New powers must be compatible with staying in UK

THE Smith Commission starts its work with two great advantages over predecessors such as the Calman Commission, the National Conversation or even the Scottish Constitutional Convention.

Lord Smith of Kelvin talks to the media outside the Scottish Parliament in Edinburgh. Picture: Danny Lawson/PA Wire
Lord Smith of Kelvin talks to the media outside the Scottish Parliament in Edinburgh. Picture: Danny Lawson/PA Wire

First, it has all the major parties involved. Second, its remit is clear: it is not just to consider Scotland’s constitutional future but to do that in the context of Scotland remaining part of the United Kingdom.

For the first time, all the actors are involved, and the purpose is clear: to work out a sensible model for further devolution for Scotland, recognising that Scotland’s future lies in the UK, not outside it, and that this must be decided soon.

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The determination that Scotland’s future is within the UK is fundamental to what “more devolution” looks like.

Any solution must be compatible with remaining part of the UK, not an opt-out from it. Devo-max – devolution of all “domestic” functions, and tax-setting and collecting powers – is just such an opt-out. You cannot be part of a country while simply choosing not to participate in its financial arrangements, welfare system or most of its economic structure, which devo-max would mean.

You cannot be part of a country when you claim the right to undermine your fellow citizens whenever it suits you, as devo-max would imply. The referendum decision took that off the table, just as it took independence. Any attempt to reinstate that option is not only a waste of time but has to be regarded as a deliberate attempt to unpick the referendum decision and reverse its decisive character.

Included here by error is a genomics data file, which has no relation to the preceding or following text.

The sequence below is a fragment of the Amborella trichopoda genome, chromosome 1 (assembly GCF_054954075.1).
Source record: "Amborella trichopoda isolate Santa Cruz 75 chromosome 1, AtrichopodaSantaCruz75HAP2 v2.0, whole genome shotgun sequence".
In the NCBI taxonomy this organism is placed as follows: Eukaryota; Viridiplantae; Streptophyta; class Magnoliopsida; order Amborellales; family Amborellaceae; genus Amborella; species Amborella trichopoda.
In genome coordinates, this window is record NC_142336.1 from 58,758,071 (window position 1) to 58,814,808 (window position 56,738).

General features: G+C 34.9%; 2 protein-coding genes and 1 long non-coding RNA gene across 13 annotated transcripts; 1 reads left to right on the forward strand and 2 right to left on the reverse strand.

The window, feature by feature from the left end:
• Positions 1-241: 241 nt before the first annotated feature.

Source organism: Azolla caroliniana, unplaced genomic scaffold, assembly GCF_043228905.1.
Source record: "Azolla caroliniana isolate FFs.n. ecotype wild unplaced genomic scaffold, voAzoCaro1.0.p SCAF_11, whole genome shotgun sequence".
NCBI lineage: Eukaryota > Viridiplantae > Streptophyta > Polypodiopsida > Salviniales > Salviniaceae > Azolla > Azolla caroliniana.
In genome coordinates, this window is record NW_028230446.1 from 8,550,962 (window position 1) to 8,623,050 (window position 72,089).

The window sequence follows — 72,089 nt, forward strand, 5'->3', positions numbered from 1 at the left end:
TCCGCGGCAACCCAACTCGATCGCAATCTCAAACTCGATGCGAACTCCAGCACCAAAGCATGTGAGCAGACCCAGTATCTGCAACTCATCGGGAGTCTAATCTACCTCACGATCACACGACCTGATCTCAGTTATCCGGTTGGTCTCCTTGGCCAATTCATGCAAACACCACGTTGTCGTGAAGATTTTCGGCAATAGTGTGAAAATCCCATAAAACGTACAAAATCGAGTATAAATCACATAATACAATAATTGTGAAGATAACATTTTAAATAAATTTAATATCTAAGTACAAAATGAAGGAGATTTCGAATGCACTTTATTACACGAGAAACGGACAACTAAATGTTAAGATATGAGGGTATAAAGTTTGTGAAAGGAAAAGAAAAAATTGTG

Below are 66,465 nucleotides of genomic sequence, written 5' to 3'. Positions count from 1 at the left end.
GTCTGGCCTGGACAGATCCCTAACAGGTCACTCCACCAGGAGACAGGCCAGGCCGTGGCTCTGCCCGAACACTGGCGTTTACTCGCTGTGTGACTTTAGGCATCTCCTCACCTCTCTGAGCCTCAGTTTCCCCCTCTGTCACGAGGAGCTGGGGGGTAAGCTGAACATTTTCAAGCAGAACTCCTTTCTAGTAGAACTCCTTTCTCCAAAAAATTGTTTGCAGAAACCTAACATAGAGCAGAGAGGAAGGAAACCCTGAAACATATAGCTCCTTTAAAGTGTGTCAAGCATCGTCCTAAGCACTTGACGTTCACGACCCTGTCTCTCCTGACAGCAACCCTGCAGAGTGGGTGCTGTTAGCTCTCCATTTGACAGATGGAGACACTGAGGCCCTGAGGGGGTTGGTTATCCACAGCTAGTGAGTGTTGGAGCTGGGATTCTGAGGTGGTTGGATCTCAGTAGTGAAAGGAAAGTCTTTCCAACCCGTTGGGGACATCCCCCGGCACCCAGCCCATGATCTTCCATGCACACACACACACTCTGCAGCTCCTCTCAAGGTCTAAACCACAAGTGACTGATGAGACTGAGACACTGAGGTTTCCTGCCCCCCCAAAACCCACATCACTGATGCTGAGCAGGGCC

To be compatible with remaining part of the UK, “more devolution” also has to work for other parts of the country – not just England, but Wales and Northern Ireland too. This cannot be a case of Scotland simply grabbing what extra powers or advantages it can, whatever the consequences for the rest of the UK. It is about how Scottish self-rule can be effectively combined with shared rule for the UK as a whole, and the interests of the rest of the UK. Through the referendum, Scotland has chosen to “opt in”, and that implies a very different sort of constitutional debate to the one there has been up to now.

The Smith Commission has one other constraint, which is a source of strength as well as a challenge: the limited time for its work.

It is due to reach agreement by the end of November, following publication of a UK Command paper setting out issues by the end of October and leading to draft legislation by Burns Night 2015.

That is tight. There is no time for the introduction of new and extraneous issues. The three pro-UK party commissions, the Devo Plus group, and the IPPR’s Devo More project have all canvassed models for further devolution with clarity.

The Scottish Government has devoted much less work to options for further devolution, the best being the elaboration of full devolution (aka devo-max) in the 2009 white paper Your Scotland Your Choice. With that option now off the table, there is little clarity about what the SNP might propose, though Fergus Ewing has already suggested underground fracking for oil and gas. SNP contributions must be constructive, given the remit of the commission. Raising complex new issues with little preparation would be a transparent attempt to frustrate the process and stop the devolution of Scottish voters gaining control of further functions as was promised to them.

At long last – after multiple commissions, debates and a bruising if invigorating referendum campaign – Scotland’s constitutional debate has at last reached the point of all the parties discussing the same subject in the same room.

Let’s hope they can now deliver. 
• Alan Trench is an honorary fellow at the School of Social and Political Science, University of Edinburgh